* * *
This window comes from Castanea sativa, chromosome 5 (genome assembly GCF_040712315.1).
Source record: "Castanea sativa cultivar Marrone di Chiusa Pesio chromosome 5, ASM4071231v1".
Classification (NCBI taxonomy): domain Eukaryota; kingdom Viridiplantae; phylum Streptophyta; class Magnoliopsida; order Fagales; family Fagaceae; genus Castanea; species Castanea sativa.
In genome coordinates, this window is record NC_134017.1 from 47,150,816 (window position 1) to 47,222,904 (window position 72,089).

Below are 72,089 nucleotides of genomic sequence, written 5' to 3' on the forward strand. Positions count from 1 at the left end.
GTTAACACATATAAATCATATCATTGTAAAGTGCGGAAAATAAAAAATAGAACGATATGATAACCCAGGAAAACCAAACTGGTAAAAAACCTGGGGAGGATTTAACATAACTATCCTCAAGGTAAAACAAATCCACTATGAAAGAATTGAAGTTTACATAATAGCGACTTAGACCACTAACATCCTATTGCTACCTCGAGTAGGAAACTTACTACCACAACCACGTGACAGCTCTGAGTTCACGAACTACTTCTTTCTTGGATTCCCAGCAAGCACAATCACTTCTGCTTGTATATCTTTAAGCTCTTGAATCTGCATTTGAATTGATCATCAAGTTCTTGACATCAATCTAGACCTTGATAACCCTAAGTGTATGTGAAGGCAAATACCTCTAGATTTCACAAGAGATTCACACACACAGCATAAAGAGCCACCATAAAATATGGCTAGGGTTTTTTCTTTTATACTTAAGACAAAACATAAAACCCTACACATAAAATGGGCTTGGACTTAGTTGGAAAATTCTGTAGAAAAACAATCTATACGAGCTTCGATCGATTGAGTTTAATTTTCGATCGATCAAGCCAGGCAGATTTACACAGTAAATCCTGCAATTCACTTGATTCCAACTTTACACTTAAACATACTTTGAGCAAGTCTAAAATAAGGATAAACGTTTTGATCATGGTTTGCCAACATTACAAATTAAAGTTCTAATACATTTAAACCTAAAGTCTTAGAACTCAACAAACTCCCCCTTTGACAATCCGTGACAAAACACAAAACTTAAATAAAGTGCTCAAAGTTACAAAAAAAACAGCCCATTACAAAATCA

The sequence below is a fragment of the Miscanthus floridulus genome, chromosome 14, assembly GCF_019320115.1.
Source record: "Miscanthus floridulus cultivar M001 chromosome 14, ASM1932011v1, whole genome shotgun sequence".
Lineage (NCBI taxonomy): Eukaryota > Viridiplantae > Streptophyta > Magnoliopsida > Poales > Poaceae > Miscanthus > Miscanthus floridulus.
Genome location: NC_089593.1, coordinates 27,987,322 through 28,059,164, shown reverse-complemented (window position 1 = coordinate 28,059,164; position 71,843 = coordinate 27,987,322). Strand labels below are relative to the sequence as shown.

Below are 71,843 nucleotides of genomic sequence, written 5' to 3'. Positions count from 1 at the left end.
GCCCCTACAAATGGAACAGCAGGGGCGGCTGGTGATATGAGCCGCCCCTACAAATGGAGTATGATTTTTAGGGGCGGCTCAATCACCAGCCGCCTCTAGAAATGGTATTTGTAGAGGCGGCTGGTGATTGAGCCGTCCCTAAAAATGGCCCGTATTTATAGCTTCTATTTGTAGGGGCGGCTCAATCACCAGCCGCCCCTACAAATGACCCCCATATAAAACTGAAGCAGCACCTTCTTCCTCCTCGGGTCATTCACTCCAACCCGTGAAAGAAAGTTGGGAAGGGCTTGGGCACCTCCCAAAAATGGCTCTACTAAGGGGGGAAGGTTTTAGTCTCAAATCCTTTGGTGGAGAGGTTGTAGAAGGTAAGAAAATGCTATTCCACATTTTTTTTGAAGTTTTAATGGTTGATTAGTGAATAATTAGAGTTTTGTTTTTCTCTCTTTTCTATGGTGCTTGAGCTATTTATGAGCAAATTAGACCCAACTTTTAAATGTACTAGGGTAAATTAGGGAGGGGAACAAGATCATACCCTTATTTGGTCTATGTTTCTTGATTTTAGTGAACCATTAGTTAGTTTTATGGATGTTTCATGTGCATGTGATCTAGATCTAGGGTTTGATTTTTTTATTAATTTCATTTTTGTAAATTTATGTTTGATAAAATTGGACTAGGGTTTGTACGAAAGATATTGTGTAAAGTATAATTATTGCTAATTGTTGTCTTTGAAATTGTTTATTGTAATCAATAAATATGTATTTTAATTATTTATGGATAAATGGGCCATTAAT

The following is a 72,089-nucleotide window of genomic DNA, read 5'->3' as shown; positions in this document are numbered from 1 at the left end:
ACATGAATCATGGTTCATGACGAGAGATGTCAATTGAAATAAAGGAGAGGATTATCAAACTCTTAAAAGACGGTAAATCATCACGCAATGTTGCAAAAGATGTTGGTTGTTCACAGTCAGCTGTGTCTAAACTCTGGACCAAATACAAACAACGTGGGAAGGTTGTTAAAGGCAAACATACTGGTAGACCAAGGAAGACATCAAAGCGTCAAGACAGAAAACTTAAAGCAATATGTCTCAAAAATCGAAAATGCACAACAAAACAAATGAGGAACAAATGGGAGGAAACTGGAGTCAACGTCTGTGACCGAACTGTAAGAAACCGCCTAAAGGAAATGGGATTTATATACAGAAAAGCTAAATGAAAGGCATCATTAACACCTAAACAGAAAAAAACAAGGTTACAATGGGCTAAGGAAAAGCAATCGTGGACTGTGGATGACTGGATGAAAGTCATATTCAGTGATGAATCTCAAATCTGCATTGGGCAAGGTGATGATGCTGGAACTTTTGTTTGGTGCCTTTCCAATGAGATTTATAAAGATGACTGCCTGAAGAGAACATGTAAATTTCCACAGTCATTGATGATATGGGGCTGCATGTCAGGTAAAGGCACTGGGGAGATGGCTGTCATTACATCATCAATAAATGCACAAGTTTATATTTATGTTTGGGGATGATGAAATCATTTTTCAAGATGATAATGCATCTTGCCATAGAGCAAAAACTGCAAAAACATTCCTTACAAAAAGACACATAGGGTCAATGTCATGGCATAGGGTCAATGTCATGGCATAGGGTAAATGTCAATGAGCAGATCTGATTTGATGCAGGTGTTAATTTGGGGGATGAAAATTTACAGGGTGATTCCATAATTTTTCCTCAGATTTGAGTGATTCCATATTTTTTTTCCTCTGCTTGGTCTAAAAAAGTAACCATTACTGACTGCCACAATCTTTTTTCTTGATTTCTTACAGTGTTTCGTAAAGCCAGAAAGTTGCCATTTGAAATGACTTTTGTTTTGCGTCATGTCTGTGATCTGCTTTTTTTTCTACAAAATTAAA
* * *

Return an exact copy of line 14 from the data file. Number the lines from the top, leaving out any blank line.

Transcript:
ACATGAATCATGGTTCATGACGAGAGATGTCAATTGAAATAAAGGAGAGGATTATCAAACTCTTAAAAGACGGTAAATCATCACGCAATGTTGCAAAAGATGTTGGTTGTTCACAGTCAGCTGTGTCTAAACTCTGGACCAAATACAAACAACGTGGGAAGGTTGTTAAAGGCAAACATACTGGTAGACCAAGGAAGACATCAAAGCGTCAAGACAGAAAACTTAAAGCAATATGTCTCAAAAATCGAAAATGCACAACAAAACAAATGAGGAACAAATGGGAGGAAACTGGAGTCAACGTCTGTGACCGAACTGTAAGAAACCGCCTAAAGGAAATGGGATTTATATACAGAAAAGCTAAATGAAAGGCATCATTAACACCTAAACAGAAAAAAACAAGGTTACAATGGGCTAAGGAAAAGCAATCGTGGACTGTGGATGACTGGATGAAAGTCATATTCAGTGATGAATCTCAAATCTGCATTGGGCAAGGTGATGATGCTGGAACTTTTGTTTGGTGCCTTTCCAATGAGATTTATAAAGATGACTGCCTGAAGAGAACATGTAAATTTCCACAGTCATTGATGATATGGGGCTGCATGTCAGGTAAAGGCACTGGGGAGATGGCTGTCATTACATCATCAATAAATGCACAAGTTTATATTTATGTTTGGGGATGATGAAATCATTTTTCAAGATGATAATGCATCTTGCCATAGAGCAAAAACTGCAAAAACATTCCTTACAAAAAGACACATAGGGTCAATGTCATGGCATAGGGTCAATGTCATGGCATAGGGTAAATGTCAATGAGCAGATCTGATTTGATGCAGGTGTTAATTTGGGGGATGAAAATTTACAGGGTGATTCCATAATTTTTCCTCAGATTTGAGTGATTCCATATTTTTTTTCCTCTGCTTGGTCTAAAAAAGTAACCATTACTGACTGCCACAATCTTTTTTCTTGATTTCTTACAGTGTTTCGTAAAGCCAGAAAGTTGCCATTTGAAATGACTTTTGTTTTGCGTCATGTCTGTGATCTGCTTTTTTTTCTACAAAATTAAA